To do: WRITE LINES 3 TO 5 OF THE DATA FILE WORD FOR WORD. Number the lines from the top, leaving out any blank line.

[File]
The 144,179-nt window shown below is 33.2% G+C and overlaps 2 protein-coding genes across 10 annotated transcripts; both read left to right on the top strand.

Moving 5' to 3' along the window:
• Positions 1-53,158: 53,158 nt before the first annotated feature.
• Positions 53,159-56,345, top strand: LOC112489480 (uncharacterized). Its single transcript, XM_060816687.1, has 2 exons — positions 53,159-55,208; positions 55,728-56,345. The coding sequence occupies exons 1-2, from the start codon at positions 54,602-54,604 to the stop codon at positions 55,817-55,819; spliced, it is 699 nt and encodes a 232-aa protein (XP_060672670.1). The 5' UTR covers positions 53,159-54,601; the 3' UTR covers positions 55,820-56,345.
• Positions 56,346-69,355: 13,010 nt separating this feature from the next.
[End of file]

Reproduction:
• Positions 1-53,158: 53,158 nt before the first annotated feature.
• Positions 53,159-56,345, top strand: LOC112489480 (uncharacterized). Its single transcript, XM_060816687.1, has 2 exons — positions 53,159-55,208; positions 55,728-56,345. The coding sequence occupies exons 1-2, from the start codon at positions 54,602-54,604 to the stop codon at positions 55,817-55,819; spliced, it is 699 nt and encodes a 232-aa protein (XP_060672670.1). The 5' UTR covers positions 53,159-54,601; the 3' UTR covers positions 55,820-56,345.
• Positions 56,346-69,355: 13,010 nt separating this feature from the next.